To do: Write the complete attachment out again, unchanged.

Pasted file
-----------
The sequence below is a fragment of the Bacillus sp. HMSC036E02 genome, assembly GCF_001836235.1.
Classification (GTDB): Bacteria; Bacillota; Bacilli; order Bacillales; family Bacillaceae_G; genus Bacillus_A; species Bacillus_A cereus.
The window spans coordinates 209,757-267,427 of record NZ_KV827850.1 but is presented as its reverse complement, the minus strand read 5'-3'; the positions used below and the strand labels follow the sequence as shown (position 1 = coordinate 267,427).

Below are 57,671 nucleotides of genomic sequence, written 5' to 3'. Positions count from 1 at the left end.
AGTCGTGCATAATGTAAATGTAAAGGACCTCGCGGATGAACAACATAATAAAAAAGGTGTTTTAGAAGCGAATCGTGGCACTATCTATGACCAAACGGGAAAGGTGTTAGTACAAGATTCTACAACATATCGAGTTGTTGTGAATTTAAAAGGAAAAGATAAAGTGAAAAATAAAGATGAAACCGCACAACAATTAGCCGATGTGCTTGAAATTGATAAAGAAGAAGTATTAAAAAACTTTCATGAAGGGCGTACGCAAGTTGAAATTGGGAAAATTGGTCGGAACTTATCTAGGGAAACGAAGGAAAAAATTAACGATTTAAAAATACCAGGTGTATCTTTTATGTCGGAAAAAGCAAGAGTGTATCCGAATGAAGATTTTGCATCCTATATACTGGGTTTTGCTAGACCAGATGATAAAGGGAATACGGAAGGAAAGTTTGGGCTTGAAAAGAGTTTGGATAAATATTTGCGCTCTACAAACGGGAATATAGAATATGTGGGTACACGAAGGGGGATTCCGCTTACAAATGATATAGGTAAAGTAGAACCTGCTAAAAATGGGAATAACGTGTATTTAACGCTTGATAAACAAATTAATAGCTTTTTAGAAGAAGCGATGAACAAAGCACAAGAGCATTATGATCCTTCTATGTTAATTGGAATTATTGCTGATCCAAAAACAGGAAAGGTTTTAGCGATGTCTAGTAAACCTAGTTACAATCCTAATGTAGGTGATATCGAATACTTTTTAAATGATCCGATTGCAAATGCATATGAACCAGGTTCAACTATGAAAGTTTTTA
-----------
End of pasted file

The sequence below is a fragment of the Bacillus sp. HMSC036E02 genome, assembly GCF_001836235.1.
Classification (GTDB): Bacteria; Bacillota; Bacilli; order Bacillales; family Bacillaceae_G; genus Bacillus_A; species Bacillus_A cereus.
The window spans coordinates 209,757-267,427 of record NZ_KV827850.1 but is presented as its reverse complement, the minus strand read 5'-3'; the positions used below and the strand labels follow the sequence as shown (position 1 = coordinate 267,427).

Below are 57,671 nucleotides of genomic sequence, written 5' to 3'. Positions count from 1 at the left end.
AGTCGTGCATAATGTAAATGTAAAGGACCTCGCGGATGAACAACATAATAAAAAAGGTGTTTTAGAAGCGAATCGTGGCACTATCTATGACCAAACGGGAAAGGTGTTAGTACAAGATTCTACAACATATCGAGTTGTTGTGAATTTAAAAGGAAAAGATAAAGTGAAAAATAAAGATGAAACCGCACAACAATTAGCCGATGTGCTTGAAATTGATAAAGAAGAAGTATTAAAAAACTTTCATGAAGGGCGTACGCAAGTTGAAATTGGGAAAATTGGTCGGAACTTATCTAGGGAAACGAAGGAAAAAATTAACGATTTAAAAATACCAGGTGTATCTTTTATGTCGGAAAAAGCAAGAGTGTATCCGAATGAAGATTTTGCATCCTATATACTGGGTTTTGCTAGACCAGATGATAAAGGGAATACGGAAGGAAAGTTTGGGCTTGAAAAGAGTTTGGATAAATATTTGCGCTCTACAAACGGGAATATAGAATATGTGGGTACACGAAGGGGGATTCCGCTTACAAATGATATAGGTAAAGTAGAACCTGCTAAAAATGGGAATAACGTGTATTTAACGCTTGATAAACAAATTAATAGCTTTTTAGAAGAAGCGATGAACAAAGCACAAGAGCATTATGATCCTTCTATGTTAATTGGAATTATTGCTGATCCAAAAACAGGAAAGGTTTTAGCGATGTCTAGTAAACCTAGTTACAATCCTAATGTAGGTGATATCGAATACTTTTTAAATGATCCGATTGCAAATGCATATGAACCAGGTTCAACTATGAAAGTTTTTA